Speaking to Seatrade Maritime News, Reed Smith Singapore partner Daniel Perera, and S Mohan, managing director of Reed Smith’s Singapore alliance firm Resource Law, listed a range of uncertainties around sulphur cap compliance including fuel price in 2020, availability of low sulphur fuels, fuel quality and engine compatibility, and the regulation of open-loop scrubbers.
“It’s a little bit like Brexit because no-one actually really knows what is going to happen and how this is all going to come out in the wash,” Perera comments in an interview.
“You’ve still got all sorts of new developments to deal with on almost a daily basis, and there is no doubt there will be disputes arising out of this.”
With strong practices in both shipping and commodities Reed Smith is seeing the equation both from the shipowner’s and charterers perspectives.
From the shipowner perspective Mohan says that in Asia they see a lot anecdotal evidence that smaller owners were, “still waiting to decide when to get their act together in terms of installing scrubbers”. Given the lead time for ordering and installing a scrubber this he says means owners are “technically left themselves with just one option” come 1 January 2020 - to use low sulphur fuel oil. Perera comments that these owners will be “hostage to price and availability”.
Mohan foresees a “discernible increase” in the number of disputes arising from the use of low sulphur fuels due to the nature of the fuels themselves, issues of engine incompatibility and the inability of crew to deal with issues arising from the new fuels.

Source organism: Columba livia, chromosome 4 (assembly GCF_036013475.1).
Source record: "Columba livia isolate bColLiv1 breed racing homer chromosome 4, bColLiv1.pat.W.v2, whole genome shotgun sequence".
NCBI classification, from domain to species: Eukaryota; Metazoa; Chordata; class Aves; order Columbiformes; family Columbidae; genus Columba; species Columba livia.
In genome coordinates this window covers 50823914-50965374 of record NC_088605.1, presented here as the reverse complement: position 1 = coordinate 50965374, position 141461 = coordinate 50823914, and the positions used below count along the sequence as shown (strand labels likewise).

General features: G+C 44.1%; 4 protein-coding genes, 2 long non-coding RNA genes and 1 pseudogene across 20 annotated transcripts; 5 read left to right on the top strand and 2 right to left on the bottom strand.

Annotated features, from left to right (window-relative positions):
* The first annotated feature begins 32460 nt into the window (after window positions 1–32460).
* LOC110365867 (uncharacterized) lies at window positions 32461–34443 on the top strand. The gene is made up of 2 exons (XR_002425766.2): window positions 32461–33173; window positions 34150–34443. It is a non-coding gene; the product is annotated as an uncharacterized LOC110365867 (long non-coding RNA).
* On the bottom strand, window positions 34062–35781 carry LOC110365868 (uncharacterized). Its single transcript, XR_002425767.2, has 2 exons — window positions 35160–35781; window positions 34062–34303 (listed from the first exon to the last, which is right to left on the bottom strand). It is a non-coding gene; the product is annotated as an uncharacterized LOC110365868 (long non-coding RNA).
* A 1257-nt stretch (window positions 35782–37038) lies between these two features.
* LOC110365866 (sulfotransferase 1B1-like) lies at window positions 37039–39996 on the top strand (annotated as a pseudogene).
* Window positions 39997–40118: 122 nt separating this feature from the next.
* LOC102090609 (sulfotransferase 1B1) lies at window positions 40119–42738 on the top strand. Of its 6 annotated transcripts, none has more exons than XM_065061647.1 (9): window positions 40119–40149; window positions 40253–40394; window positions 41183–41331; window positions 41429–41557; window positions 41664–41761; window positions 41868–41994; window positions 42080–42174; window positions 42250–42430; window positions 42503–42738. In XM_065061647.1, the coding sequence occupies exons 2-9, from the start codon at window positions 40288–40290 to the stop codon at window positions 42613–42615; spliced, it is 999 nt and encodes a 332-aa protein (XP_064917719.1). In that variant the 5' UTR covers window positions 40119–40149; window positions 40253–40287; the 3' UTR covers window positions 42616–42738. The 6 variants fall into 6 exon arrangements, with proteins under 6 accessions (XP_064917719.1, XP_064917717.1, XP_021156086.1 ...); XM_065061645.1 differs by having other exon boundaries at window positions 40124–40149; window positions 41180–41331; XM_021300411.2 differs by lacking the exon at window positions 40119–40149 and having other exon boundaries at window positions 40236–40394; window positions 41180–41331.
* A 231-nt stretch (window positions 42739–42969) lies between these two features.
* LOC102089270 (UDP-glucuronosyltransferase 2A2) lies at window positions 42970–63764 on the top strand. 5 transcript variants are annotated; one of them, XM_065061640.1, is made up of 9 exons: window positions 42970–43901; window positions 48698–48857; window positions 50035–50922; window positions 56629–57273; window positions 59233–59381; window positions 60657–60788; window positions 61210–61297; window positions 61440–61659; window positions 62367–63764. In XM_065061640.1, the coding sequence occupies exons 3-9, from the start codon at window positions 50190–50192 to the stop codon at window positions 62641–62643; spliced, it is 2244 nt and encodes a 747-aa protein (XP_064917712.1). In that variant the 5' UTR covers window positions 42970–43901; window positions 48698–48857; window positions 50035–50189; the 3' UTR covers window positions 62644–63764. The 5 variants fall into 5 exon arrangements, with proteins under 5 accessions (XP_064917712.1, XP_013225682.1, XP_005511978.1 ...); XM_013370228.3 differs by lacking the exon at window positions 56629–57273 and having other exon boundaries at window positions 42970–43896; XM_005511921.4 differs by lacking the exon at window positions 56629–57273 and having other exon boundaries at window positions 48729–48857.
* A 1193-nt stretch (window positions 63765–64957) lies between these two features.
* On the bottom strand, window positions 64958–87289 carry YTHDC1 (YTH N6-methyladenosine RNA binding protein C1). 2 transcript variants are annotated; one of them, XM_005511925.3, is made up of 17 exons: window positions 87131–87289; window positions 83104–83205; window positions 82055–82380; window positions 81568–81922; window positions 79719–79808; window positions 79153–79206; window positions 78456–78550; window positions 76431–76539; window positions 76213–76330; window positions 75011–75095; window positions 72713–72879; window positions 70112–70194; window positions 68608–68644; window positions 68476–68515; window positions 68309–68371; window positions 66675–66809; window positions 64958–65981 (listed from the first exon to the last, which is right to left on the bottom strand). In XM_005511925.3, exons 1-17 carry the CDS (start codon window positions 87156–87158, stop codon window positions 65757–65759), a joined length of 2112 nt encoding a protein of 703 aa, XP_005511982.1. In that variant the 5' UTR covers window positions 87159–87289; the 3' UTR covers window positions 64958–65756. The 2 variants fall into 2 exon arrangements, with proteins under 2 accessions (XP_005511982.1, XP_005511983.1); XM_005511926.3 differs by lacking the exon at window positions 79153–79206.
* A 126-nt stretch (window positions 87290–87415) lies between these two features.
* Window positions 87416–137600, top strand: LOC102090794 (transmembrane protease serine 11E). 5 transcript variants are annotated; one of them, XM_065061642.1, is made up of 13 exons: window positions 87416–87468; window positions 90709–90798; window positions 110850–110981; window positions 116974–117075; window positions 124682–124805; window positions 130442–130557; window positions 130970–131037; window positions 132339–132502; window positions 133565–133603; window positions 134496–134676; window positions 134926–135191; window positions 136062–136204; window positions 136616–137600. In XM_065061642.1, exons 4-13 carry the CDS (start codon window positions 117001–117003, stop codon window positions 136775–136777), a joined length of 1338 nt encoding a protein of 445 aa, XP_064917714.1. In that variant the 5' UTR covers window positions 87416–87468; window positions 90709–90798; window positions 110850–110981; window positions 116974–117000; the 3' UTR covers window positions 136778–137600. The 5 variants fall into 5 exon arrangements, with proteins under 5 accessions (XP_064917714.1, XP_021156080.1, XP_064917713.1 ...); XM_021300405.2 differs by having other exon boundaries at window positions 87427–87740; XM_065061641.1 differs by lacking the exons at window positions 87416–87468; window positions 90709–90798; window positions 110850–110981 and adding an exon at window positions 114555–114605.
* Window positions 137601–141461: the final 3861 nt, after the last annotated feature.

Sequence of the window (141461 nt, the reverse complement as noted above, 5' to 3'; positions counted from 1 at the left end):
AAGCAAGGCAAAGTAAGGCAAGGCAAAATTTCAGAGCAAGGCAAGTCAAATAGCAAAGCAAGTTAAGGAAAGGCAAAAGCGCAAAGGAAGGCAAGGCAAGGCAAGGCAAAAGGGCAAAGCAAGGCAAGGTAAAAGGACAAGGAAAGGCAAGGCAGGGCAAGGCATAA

Looking at the charter said Perera explains, “We act for some of the world’s largest charterers, including the largest charterer, and they all have this level of uncertainty as to how this will play out and how their charters will be affected by this, what they need to do and ultimately how they will impacted by this.”
There is a question of how it will impact the price of commodities as ultimately someone in the chain will have to pay for the cost of compliance with the low sulphur regulation.
“We’ve seen clients approach it from a number of different angles and what’s clear is there is no firm industry view as to how this will play out, and this prevails,” he says.
In terms of clauses for the sulphur cap that are being written into charter contracts Perera questions the ability to enforce these clauses given the way they are written.
“We’ve seen a number of attempts by parties dealing with it [IMO 2020] in charter clauses and one of the prevailing themes is a large part of it is vague or banking on the ability to review all of this closer to the time or post implementation. How easy any of this is going to be to enforce within charter parties is anyone’s guess at this stage.”